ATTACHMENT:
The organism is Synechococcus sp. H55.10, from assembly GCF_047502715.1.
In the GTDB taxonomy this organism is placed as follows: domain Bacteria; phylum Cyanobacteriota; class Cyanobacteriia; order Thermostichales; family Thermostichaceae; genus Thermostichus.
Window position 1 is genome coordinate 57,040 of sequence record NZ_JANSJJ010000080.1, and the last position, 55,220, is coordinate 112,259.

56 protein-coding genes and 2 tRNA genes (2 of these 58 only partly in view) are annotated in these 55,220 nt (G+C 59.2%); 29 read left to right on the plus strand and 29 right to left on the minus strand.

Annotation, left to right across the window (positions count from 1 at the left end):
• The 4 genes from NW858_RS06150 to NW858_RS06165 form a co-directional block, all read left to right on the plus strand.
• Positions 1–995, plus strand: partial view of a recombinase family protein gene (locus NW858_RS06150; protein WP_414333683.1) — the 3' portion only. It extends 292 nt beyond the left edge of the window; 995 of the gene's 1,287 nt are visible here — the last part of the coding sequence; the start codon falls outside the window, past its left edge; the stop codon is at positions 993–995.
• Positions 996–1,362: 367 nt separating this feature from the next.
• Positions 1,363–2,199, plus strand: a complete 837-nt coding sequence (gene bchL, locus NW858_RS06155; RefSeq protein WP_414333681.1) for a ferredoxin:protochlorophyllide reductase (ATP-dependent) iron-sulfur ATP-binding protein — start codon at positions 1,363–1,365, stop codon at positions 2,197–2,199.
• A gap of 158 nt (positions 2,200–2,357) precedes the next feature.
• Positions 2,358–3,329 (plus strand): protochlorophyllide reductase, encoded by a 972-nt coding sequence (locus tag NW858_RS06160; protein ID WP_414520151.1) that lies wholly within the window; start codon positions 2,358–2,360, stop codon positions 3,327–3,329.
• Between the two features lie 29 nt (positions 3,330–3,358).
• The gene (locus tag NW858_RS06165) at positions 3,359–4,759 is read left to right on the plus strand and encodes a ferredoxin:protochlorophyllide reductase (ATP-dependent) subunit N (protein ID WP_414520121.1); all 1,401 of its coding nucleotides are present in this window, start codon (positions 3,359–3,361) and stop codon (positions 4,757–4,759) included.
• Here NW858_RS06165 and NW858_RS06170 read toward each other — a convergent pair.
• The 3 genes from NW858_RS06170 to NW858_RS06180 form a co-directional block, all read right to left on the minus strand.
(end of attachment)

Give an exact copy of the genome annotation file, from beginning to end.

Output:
The organism is Synechococcus sp. H55.10, from assembly GCF_047502715.1.
In the GTDB taxonomy this organism is placed as follows: domain Bacteria; phylum Cyanobacteriota; class Cyanobacteriia; order Thermostichales; family Thermostichaceae; genus Thermostichus.
Window position 1 is genome coordinate 57,040 of sequence record NZ_JANSJJ010000080.1, and the last position, 55,220, is coordinate 112,259.

56 protein-coding genes and 2 tRNA genes (2 of these 58 only partly in view) are annotated in these 55,220 nt (G+C 59.2%); 29 read left to right on the plus strand and 29 right to left on the minus strand.

Annotation, left to right across the window (positions count from 1 at the left end):
• The 4 genes from NW858_RS06150 to NW858_RS06165 form a co-directional block, all read left to right on the plus strand.
• Positions 1–995, plus strand: partial view of a recombinase family protein gene (locus NW858_RS06150; protein WP_414333683.1) — the 3' portion only. It extends 292 nt beyond the left edge of the window; 995 of the gene's 1,287 nt are visible here — the last part of the coding sequence; the start codon falls outside the window, past its left edge; the stop codon is at positions 993–995.
• Positions 996–1,362: 367 nt separating this feature from the next.
• Positions 1,363–2,199, plus strand: a complete 837-nt coding sequence (gene bchL, locus NW858_RS06155; RefSeq protein WP_414333681.1) for a ferredoxin:protochlorophyllide reductase (ATP-dependent) iron-sulfur ATP-binding protein — start codon at positions 1,363–1,365, stop codon at positions 2,197–2,199.
• A gap of 158 nt (positions 2,200–2,357) precedes the next feature.
• Positions 2,358–3,329 (plus strand): protochlorophyllide reductase, encoded by a 972-nt coding sequence (locus tag NW858_RS06160; protein ID WP_414520151.1) that lies wholly within the window; start codon positions 2,358–2,360, stop codon positions 3,327–3,329.
• Between the two features lie 29 nt (positions 3,330–3,358).
• The gene (locus tag NW858_RS06165) at positions 3,359–4,759 is read left to right on the plus strand and encodes a ferredoxin:protochlorophyllide reductase (ATP-dependent) subunit N (protein ID WP_414520121.1); all 1,401 of its coding nucleotides are present in this window, start codon (positions 3,359–3,361) and stop codon (positions 4,757–4,759) included.
• Here NW858_RS06165 and NW858_RS06170 read toward each other — a convergent pair.
• The 3 genes from NW858_RS06170 to NW858_RS06180 form a co-directional block, all read right to left on the minus strand.